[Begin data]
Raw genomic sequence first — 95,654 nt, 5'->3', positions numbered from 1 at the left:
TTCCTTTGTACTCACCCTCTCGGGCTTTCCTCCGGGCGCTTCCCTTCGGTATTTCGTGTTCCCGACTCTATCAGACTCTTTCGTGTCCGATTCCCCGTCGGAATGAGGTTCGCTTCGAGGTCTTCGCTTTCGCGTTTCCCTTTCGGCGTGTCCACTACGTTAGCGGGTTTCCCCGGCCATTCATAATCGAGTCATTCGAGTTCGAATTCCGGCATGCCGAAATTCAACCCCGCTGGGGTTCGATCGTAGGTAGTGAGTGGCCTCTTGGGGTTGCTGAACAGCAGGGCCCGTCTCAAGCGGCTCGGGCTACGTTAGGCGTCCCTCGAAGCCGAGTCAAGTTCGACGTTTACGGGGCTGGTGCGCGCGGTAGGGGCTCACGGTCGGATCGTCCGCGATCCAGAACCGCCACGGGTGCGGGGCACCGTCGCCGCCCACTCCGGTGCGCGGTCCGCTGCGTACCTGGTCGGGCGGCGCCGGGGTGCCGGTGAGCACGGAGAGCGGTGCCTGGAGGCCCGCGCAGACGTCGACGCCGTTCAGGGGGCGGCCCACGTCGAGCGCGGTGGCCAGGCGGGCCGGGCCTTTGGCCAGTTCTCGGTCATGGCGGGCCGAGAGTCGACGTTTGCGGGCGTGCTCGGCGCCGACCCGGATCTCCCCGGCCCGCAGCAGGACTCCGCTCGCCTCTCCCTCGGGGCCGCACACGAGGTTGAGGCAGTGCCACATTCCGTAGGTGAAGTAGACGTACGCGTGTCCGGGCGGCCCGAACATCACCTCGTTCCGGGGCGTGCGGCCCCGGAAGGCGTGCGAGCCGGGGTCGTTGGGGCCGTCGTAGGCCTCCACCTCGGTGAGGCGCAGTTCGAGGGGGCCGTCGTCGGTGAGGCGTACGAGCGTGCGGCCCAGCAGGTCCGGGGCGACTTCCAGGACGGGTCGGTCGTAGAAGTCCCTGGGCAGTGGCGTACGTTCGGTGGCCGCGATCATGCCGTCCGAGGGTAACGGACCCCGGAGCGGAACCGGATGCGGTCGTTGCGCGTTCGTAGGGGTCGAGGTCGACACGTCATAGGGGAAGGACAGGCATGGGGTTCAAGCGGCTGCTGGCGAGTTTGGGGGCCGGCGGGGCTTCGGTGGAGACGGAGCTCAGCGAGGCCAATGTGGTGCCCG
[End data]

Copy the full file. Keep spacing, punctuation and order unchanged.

Raw genomic sequence first — 95,654 nt, 5'->3', positions numbered from 1 at the left:
TTCCTTTGTACTCACCCTCTCGGGCTTTCCTCCGGGCGCTTCCCTTCGGTATTTCGTGTTCCCGACTCTATCAGACTCTTTCGTGTCCGATTCCCCGTCGGAATGAGGTTCGCTTCGAGGTCTTCGCTTTCGCGTTTCCCTTTCGGCGTGTCCACTACGTTAGCGGGTTTCCCCGGCCATTCATAATCGAGTCATTCGAGTTCGAATTCCGGCATGCCGAAATTCAACCCCGCTGGGGTTCGATCGTAGGTAGTGAGTGGCCTCTTGGGGTTGCTGAACAGCAGGGCCCGTCTCAAGCGGCTCGGGCTACGTTAGGCGTCCCTCGAAGCCGAGTCAAGTTCGACGTTTACGGGGCTGGTGCGCGCGGTAGGGGCTCACGGTCGGATCGTCCGCGATCCAGAACCGCCACGGGTGCGGGGCACCGTCGCCGCCCACTCCGGTGCGCGGTCCGCTGCGTACCTGGTCGGGCGGCGCCGGGGTGCCGGTGAGCACGGAGAGCGGTGCCTGGAGGCCCGCGCAGACGTCGACGCCGTTCAGGGGGCGGCCCACGTCGAGCGCGGTGGCCAGGCGGGCCGGGCCTTTGGCCAGTTCTCGGTCATGGCGGGCCGAGAGTCGACGTTTGCGGGCGTGCTCGGCGCCGACCCGGATCTCCCCGGCCCGCAGCAGGACTCCGCTCGCCTCTCCCTCGGGGCCGCACACGAGGTTGAGGCAGTGCCACATTCCGTAGGTGAAGTAGACGTACGCGTGTCCGGGCGGCCCGAACATCACCTCGTTCCGGGGCGTGCGGCCCCGGAAGGCGTGCGAGCCGGGGTCGTTGGGGCCGTCGTAGGCCTCCACCTCGGTGAGGCGCAGTTCGAGGGGGCCGTCGTCGGTGAGGCGTACGAGCGTGCGGCCCAGCAGGTCCGGGGCGACTTCCAGGACGGGTCGGTCGTAGAAGTCCCTGGGCAGTGGCGTACGTTCGGTGGCCGCGATCATGCCGTCCGAGGGTAACGGACCCCGGAGCGGAACCGGATGCGGTCGTTGCGCGTTCGTAGGGGTCGAGGTCGACACGTCATAGGGGAAGGACAGGCATGGGGTTCAAGCGGCTGCTGGCGAGTTTGGGGGCCGGCGGGGCTTCGGTGGAGACGGAGCTCAGCGAGGCCAATGTGGTGCCCG